For a real example of the influence that an anchor tenant can have, consider Grand Central Station in Manhattan. Few people outside Manhattan residents know the station’s 200 Park Avenue address. Many recognize Grand Central by its alternative names: the MetLife building or PanAm building. MetLife and PanAm have been anchor tenants of the station for many years.
How Do Anchor Tenants Affect Other Retailers?
Anchor tenants are essential to attracting and retaining other tenants, especially in retail properties where foot traffic is most important.
Signing an anchor tenant boosts a property’s reputation. Many smaller tenants will see the anchor tenant as a show of confidence in a property and its management, and therefore be more willing to themselves sign.
Many smaller retailers also rely on anchor tenants for increased foot traffic and correspondingly increased sales. A salon or coffee shop that might struggle to attract sufficient foot traffic in other locations could have plenty of passersby if located near an anchor tenant.
Since other tenants rely on an anchor for foot traffic, space closest to an anchor tenant can be at a premium. In larger properties where there’s more than one anchor, the anchor tenants should be spaced out so that other tenants are willing to consider multiple locations in the property.
How to Attract Anchor Tenants for a Commercial Space
Attracting anchor tenants to a commercial property can be challenging, as these tenants are typically very selective and have specific requirements.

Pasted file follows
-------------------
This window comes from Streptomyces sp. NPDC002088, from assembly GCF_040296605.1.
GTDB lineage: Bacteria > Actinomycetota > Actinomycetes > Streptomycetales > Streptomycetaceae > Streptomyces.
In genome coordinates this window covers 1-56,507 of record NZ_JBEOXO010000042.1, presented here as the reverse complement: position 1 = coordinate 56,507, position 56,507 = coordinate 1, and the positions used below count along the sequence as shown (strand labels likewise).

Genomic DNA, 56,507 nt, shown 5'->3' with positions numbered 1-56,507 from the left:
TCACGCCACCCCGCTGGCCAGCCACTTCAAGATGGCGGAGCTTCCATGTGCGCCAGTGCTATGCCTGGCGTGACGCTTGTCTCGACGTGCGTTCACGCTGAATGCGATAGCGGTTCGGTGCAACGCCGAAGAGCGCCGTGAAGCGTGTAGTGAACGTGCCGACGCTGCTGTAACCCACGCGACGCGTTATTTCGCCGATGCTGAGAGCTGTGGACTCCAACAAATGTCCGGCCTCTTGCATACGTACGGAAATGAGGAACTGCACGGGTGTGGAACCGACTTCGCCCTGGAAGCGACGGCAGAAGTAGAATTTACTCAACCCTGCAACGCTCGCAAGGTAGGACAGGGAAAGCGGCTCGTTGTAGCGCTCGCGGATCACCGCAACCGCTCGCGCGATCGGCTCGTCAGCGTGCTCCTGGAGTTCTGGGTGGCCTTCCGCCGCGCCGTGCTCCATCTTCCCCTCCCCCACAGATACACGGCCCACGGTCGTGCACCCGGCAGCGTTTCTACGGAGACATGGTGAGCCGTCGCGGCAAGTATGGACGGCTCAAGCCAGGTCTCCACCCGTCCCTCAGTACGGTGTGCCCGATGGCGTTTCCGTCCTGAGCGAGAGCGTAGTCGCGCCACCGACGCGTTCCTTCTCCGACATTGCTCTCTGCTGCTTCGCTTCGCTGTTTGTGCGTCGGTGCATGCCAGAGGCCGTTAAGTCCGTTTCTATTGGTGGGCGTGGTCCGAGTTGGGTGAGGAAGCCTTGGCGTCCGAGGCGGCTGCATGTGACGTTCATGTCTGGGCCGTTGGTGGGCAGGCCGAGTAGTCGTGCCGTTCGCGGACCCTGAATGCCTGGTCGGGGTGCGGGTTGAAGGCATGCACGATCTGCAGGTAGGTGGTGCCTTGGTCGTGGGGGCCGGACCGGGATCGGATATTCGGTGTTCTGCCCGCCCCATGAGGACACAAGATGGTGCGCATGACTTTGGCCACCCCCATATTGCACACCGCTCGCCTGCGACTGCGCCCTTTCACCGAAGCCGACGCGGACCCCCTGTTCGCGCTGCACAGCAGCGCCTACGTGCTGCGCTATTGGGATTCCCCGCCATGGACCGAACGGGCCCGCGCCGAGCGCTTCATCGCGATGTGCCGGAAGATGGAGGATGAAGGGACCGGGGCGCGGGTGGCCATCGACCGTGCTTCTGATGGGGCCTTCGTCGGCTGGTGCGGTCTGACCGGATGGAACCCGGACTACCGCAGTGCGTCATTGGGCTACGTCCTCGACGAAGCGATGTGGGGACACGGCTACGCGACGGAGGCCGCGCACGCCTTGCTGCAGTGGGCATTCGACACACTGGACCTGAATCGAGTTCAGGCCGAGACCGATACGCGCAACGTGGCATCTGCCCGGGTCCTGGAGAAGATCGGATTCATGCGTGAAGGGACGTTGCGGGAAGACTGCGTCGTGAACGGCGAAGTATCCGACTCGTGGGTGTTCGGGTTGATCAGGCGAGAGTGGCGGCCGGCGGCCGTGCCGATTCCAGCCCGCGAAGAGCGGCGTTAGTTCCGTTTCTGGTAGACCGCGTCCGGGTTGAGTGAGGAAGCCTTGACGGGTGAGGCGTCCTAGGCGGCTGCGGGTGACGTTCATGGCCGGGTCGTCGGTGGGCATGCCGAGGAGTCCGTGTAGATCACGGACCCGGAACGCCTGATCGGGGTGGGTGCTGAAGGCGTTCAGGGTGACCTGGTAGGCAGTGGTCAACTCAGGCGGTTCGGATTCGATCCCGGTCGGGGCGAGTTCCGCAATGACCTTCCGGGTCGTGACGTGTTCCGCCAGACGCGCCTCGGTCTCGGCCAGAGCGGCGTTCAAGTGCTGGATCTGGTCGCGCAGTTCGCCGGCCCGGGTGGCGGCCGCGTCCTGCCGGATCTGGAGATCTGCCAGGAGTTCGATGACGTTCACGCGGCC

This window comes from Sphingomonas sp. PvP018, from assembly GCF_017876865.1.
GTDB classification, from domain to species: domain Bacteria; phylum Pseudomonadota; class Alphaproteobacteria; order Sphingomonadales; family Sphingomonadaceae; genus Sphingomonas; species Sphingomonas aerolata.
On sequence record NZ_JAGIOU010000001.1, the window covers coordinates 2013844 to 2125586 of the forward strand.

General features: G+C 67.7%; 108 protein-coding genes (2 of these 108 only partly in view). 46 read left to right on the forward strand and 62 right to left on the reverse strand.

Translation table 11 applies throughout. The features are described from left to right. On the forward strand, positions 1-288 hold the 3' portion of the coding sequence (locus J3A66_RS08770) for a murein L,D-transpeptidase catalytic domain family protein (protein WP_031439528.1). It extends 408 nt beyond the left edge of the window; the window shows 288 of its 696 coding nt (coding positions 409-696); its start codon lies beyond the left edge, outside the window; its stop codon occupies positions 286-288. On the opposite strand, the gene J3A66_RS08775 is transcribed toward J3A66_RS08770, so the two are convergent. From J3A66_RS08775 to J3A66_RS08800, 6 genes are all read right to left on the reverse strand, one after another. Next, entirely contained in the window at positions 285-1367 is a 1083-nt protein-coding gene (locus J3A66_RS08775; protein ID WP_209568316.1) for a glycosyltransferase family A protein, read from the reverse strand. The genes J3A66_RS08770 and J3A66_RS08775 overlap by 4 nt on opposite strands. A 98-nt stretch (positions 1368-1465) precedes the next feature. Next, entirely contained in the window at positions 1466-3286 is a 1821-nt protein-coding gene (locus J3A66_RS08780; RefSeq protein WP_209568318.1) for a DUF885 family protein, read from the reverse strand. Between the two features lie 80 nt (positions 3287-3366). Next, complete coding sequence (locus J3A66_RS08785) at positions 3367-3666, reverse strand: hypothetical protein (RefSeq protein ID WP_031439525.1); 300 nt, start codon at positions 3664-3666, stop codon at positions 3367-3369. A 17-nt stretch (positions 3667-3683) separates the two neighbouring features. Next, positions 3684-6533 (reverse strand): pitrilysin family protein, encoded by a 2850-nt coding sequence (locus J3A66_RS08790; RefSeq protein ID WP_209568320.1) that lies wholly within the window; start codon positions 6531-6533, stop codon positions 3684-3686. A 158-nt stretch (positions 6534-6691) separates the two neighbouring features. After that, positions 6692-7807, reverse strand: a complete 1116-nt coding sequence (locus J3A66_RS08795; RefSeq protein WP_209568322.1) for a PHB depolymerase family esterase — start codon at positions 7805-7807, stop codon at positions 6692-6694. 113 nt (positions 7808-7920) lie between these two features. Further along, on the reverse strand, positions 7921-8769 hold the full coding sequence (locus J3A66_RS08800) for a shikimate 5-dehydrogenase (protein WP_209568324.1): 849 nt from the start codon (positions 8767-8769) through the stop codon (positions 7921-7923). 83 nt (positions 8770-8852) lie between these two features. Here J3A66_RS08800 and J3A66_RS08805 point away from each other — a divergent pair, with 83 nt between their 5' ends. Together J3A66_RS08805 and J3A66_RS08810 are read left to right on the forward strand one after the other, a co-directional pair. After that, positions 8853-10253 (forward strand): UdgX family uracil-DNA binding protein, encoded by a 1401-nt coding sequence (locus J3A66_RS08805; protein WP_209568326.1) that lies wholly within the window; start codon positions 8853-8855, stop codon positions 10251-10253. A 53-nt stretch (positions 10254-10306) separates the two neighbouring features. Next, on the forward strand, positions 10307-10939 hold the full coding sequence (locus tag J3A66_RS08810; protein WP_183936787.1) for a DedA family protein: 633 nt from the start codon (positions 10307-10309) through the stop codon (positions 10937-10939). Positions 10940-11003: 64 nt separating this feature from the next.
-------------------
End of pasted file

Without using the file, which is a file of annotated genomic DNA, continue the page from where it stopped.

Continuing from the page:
Most importantly, commercial property investors should be ready to accommodate anchor tenants’ demands. These can be reduced rent rates, paid-for build-outs, and even input on what types of other tenants can move into the property. An anchor tenant won’t want a close competitor (whether another anchor or a smaller tenant) on the same property. They also won’t want tenants that detract from the property’s reputation.
In addition to being willing to accommodate, investors can also help their case when pitching to anchor tenants by considering:
- Location: One of the most important factors for anchor tenants is location. They want to be in a prime spot that has high visibility and easy access for customers. Not only should a property be in a good location, but an anchor tenant will want the prime location within the property.
- Visibility: Anchor tenants will want great visibility to people driving by the property. The anchor will likely expect to be the largest name on the property’s roadside sign, and the anchor will probably want a sign on the exterior of their space. The largest anchors in noteworthy buildings get their names lit up near the top of the building (e.g. MetLife in Grand Central Station).
- Demographics: Anchor tenants also want to be in areas with a large customer base that matches their target demographic. Developers should research the demographics of the area and make sure that the anchor tenant’s customer base aligns with the local population.
- Space: Anchor tenants require a significant amount of space, so landlords and developers should focus on properties that have enough square footage to accommodate their needs.
- Incentives: Developers can offer incentives to anchor tenants to help entice them to sign a lease. This can include things like rent abatements, tenant improvement allowances, and other perks.
Wrapping Things Up
If you’re investing in non-residential or mixed-use commercial real estate, you’ll almost certainly need an anchor tenant to have a successful property. Spend some time identifying the most interested anchor tenants and how you can make the property especially attractive to them. Then, secure leases with anchor tenants that’ll serve your property well.